The Masses are Asses: 49 Percent Want to Regulate the Internet
Nearly half of Americans (49%) believe that the federal government should regulate the Internet the same way it does radio and television, according to a new Rasmussen Reports national survey.
Thirty-five percent (35%) disagree, and 16% are undecided.
Americans also believe overwhelmingly -- 73% yes to 13% no -- that it should be a crime to harass someone on the Internet.
comments powered by Disqus
Anthony Gregory - 6/24/2008
I agree: Support for bombing Afghanistan -- which necessarily meant killing innocent children -- was as much a retreat from libertarianism as support for mild censorship. Neither is necessarily the mark of an ass, although by some very high standards they both are.
Mark Brady - 6/23/2008
I don't think you can draw the distinction that you wish to make -- not least because there is no choice between what to do seven years ago and what to do now.
I understand that in fall 2001 probably most self-identified libertarians supported the U.S. invasion of Afghanistan to capture Bin Laden. That said, two questions arise. First, whether this was the right way to bring him to justice. And second, whether this was the sole or even the primary objective of the U.S. (Removing the Taleban, as part of a policy to extend U.S. influence over the country, was a different and probably more important policy objective. And, I would add, doomed to failure as it did not address the underlying realities.)
The U.S. continues to seek to project its military and political power in that area. Although the U.S. and its NATO allies have changed their policies in response to the evident failure of their previous policies, it is clear they have yet to face up to the fact that the Taleban are going to be around a lot longer than public opinion in the U.S. and NATO member states are likely to be willing to support military intervention on the scale necessary to secure the puppet state that U.S. and NATO intervention brought about. Specifically, there is little or nothing to suggest that Obama would bring fresh thinking to the question of Afghanistan. And, one might add, to much of any other policy issue.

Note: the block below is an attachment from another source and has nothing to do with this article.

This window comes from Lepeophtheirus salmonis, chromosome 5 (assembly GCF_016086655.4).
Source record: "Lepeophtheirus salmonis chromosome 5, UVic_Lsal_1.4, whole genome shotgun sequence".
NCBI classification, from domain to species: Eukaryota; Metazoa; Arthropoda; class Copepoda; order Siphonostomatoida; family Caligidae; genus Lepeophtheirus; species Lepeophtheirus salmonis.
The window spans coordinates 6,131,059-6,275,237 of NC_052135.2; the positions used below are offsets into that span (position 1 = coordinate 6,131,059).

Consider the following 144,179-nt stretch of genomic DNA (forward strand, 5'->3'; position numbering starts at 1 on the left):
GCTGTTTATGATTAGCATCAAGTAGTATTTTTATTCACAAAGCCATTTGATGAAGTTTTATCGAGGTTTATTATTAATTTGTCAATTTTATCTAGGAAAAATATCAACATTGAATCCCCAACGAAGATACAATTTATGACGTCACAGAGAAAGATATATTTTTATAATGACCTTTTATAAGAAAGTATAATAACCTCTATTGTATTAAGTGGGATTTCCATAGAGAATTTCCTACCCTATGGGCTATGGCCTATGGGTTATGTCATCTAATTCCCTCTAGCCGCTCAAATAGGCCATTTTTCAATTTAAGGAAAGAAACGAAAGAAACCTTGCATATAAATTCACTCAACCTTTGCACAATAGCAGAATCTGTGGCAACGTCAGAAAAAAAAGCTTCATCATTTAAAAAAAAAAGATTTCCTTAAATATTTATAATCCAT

Keith Halderman - 6/22/2008
I think you need to make a distinction between those having favored an invasion of Afghanistan to get Bin Ladin with the added bonus of removing the odious Talaban regime (not a justification in itself but as long as you are there) and those favoring what is going on there now. They are two different things. When Obama says we need to renew are effort in that country you realize that there is no real change coming.
David T. Beito - 6/22/2008
Good point. Most, however, at least show a pretense of believing that the masses are not exactly asses but misled by others.
Mark Brady - 6/22/2008
1. I'm not surprised to learn that a majority of Americans polled favored Federal regulation of the Internet "the same way it does radio and television." Probably respondents had in mind FCC prohibition of obscenity.
2. And I'd be very surprised if a majority of Americans polled didn't favor making harassment on the Internet a crime. After all, intimidation is a crime in most, if not all, jurisdictions across the world.
3. I'm therefore not clear this is evidence that "the masses are asses." Perhaps by libertarian standards they are but then whose libertarian standards should we use? I find the proposition that, say, the U.S. should have invaded Afghanistan, and that NATO should continue to maintain a military presence there, equally wrong-headed yet my understanding is that members of this blog, let alone the libertarian movement, were and are divided on the issue. I don't think it would be very useful if I wrote that a majority of libertarians are asses, although I think in some sense they are.
Aeon J. Skoble - 6/22/2008
David- You say "Though very much on the political left, Steve always reminded us that "The masses are asses."" - your use of "though" here implies that this is an unusual or remarkable attitude for a leftist to have. It was my impression that this is not at all unusual or remarkable. The left has a tradition going back to Marx of seeing the masses as benighted.
- Call to help Moroccan historian Maâti Monjib, who has been on hunger strike since 6 October 2015
- Charles Gillispie, trailblazer in the history of science, dies at 97
- NYT History Book Reviews: Who Got Noticed this Week?
- NC student’s senior thesis selected as top paper sheds light on little-known victory over Jim Crow
- Historian Who Probed Austria’s Nazi Past Begins Sentence for Defrauding State